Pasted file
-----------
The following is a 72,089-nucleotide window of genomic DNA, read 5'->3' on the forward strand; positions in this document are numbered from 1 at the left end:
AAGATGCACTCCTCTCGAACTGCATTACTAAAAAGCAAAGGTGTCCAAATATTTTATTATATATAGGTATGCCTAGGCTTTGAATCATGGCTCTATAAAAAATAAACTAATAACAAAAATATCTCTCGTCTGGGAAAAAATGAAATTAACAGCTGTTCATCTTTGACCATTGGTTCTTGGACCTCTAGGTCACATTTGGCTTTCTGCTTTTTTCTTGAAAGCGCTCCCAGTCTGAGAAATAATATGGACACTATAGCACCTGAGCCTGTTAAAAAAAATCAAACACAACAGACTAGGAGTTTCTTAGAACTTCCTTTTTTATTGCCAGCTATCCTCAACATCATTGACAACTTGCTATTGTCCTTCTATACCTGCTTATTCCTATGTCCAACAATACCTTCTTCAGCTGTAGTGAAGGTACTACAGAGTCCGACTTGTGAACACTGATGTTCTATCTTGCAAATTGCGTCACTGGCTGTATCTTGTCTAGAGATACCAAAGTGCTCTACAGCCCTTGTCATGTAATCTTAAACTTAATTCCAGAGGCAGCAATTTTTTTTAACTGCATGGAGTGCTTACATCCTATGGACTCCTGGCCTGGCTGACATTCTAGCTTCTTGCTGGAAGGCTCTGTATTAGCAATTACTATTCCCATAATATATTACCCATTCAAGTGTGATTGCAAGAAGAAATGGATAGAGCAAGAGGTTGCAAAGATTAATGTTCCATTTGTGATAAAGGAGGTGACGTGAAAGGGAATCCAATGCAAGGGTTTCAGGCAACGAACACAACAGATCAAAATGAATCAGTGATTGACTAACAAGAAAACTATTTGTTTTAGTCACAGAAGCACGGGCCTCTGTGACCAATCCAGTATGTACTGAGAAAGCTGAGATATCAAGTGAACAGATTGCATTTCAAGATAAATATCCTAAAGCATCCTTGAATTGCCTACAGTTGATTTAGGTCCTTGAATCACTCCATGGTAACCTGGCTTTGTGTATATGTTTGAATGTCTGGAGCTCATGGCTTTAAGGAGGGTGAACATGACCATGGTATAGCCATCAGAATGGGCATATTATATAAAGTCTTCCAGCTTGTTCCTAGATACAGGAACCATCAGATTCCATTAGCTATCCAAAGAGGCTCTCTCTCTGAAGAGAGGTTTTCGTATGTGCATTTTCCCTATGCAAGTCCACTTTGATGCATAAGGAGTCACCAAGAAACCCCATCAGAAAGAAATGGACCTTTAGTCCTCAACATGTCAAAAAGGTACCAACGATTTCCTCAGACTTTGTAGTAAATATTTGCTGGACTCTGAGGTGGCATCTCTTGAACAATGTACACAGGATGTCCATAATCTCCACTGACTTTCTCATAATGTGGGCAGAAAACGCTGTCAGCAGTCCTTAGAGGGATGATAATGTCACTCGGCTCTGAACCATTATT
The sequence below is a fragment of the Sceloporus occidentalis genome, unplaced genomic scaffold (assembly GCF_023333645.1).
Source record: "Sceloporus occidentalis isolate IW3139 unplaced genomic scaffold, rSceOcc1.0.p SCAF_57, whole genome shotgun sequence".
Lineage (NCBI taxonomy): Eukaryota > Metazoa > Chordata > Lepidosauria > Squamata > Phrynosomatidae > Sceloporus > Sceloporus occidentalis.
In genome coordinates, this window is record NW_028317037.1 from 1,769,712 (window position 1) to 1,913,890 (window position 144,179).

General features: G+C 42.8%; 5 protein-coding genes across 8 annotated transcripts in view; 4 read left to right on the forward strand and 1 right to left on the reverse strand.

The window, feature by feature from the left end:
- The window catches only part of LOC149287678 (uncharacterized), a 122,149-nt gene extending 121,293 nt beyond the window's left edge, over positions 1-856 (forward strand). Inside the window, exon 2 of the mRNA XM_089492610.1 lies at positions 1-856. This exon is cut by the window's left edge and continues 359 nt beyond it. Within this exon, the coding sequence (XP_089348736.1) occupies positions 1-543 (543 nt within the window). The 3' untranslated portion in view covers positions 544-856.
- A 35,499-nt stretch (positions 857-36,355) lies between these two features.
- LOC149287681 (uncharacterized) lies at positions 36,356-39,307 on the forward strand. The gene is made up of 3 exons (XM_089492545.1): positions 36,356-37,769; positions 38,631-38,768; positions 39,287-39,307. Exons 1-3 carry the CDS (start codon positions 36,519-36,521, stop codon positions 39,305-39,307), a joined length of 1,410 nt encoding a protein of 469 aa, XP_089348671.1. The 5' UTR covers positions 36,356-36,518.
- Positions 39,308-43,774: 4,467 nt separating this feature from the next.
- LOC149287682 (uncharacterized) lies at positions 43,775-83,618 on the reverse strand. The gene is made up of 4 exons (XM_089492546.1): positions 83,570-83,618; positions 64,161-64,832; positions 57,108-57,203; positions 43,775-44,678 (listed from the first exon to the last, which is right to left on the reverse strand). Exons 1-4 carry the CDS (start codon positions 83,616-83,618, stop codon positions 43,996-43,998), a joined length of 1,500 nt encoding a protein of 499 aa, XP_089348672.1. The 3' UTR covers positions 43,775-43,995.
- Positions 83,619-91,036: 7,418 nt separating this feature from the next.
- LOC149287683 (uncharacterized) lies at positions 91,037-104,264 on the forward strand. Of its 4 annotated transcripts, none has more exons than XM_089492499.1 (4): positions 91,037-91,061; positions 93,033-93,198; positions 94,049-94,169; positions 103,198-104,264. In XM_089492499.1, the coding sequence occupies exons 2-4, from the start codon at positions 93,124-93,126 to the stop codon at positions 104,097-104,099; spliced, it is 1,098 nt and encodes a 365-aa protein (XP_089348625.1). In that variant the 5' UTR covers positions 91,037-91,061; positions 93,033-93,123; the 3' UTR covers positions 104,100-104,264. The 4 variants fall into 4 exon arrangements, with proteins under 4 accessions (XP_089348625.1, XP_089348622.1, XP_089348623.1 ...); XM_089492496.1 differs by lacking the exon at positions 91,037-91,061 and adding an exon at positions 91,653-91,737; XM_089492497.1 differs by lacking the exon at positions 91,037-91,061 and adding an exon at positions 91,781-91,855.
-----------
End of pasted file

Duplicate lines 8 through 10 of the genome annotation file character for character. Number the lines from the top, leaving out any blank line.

The window, feature by feature from the left end:
- The window catches only part of LOC149287678 (uncharacterized), a 122,149-nt gene extending 121,293 nt beyond the window's left edge, over positions 1-856 (forward strand). Inside the window, exon 2 of the mRNA XM_089492610.1 lies at positions 1-856. This exon is cut by the window's left edge and continues 359 nt beyond it. Within this exon, the coding sequence (XP_089348736.1) occupies positions 1-543 (543 nt within the window). The 3' untranslated portion in view covers positions 544-856.
- A 35,499-nt stretch (positions 857-36,355) lies between these two features.